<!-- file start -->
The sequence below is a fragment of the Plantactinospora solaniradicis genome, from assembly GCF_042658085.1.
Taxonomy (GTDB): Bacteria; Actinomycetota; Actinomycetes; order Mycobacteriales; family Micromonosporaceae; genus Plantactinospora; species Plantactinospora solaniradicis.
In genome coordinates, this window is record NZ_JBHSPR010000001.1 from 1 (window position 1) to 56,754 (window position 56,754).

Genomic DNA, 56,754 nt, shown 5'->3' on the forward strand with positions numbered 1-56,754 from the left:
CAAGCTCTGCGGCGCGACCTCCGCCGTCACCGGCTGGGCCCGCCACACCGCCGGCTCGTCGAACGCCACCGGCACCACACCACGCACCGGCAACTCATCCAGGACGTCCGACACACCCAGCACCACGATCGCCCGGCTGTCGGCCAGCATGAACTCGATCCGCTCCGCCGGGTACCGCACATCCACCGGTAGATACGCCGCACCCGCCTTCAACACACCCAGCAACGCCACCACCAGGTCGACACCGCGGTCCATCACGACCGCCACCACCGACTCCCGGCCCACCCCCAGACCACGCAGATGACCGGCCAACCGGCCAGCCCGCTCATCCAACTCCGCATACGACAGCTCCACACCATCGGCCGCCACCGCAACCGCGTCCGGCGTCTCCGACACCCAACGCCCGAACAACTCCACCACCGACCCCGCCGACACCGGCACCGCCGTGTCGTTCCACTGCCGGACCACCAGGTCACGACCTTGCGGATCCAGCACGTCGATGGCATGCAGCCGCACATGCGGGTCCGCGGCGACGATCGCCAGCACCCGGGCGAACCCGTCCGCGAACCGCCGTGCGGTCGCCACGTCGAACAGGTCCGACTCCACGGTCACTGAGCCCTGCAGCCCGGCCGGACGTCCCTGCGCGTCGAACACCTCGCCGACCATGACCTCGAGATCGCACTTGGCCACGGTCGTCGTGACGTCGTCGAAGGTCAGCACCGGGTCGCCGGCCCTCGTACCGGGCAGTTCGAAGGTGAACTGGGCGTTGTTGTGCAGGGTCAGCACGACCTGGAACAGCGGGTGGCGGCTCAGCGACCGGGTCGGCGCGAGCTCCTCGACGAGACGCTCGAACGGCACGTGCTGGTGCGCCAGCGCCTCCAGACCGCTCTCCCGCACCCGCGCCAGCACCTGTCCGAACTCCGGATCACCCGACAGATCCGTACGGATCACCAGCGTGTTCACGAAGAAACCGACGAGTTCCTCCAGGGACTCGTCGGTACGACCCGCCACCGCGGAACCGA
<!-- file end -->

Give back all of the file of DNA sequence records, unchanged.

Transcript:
The sequence below is a fragment of the Plantactinospora solaniradicis genome, from assembly GCF_042658085.1.
Taxonomy (GTDB): Bacteria; Actinomycetota; Actinomycetes; order Mycobacteriales; family Micromonosporaceae; genus Plantactinospora; species Plantactinospora solaniradicis.
In genome coordinates, this window is record NZ_JBHSPR010000001.1 from 1 (window position 1) to 56,754 (window position 56,754).

Genomic DNA, 56,754 nt, shown 5'->3' on the forward strand with positions numbered 1-56,754 from the left:
CAAGCTCTGCGGCGCGACCTCCGCCGTCACCGGCTGGGCCCGCCACACCGCCGGCTCGTCGAACGCCACCGGCACCACACCACGCACCGGCAACTCATCCAGGACGTCCGACACACCCAGCACCACGATCGCCCGGCTGTCGGCCAGCATGAACTCGATCCGCTCCGCCGGGTACCGCACATCCACCGGTAGATACGCCGCACCCGCCTTCAACACACCCAGCAACGCCACCACCAGGTCGACACCGCGGTCCATCACGACCGCCACCACCGACTCCCGGCCCACCCCCAGACCACGCAGATGACCGGCCAACCGGCCAGCCCGCTCATCCAACTCCGCATACGACAGCTCCACACCATCGGCCGCCACCGCAACCGCGTCCGGCGTCTCCGACACCCAACGCCCGAACAACTCCACCACCGACCCCGCCGACACCGGCACCGCCGTGTCGTTCCACTGCCGGACCACCAGGTCACGACCTTGCGGATCCAGCACGTCGATGGCATGCAGCCGCACATGCGGGTCCGCGGCGACGATCGCCAGCACCCGGGCGAACCCGTCCGCGAACCGCCGTGCGGTCGCCACGTCGAACAGGTCCGACTCCACGGTCACTGAGCCCTGCAGCCCGGCCGGACGTCCCTGCGCGTCGAACACCTCGCCGACCATGACCTCGAGATCGCACTTGGCCACGGTCGTCGTGACGTCGTCGAAGGTCAGCACCGGGTCGCCGGCCCTCGTACCGGGCAGTTCGAAGGTGAACTGGGCGTTGTTGTGCAGGGTCAGCACGACCTGGAACAGCGGGTGGCGGCTCAGCGACCGGGTCGGCGCGAGCTCCTCGACGAGACGCTCGAACGGCACGTGCTGGTGCGCCAGCGCCTCCAGACCGCTCTCCCGCACCCGCGCCAGCACCTGTCCGAACTCCGGATCACCCGACAGATCCGTACGGATCACCAGCGTGTTCACGAAGAAACCGACGAGTTCCTCCAGGGACTCGTCGGTACGACCCGCCACCGCGGAACCGA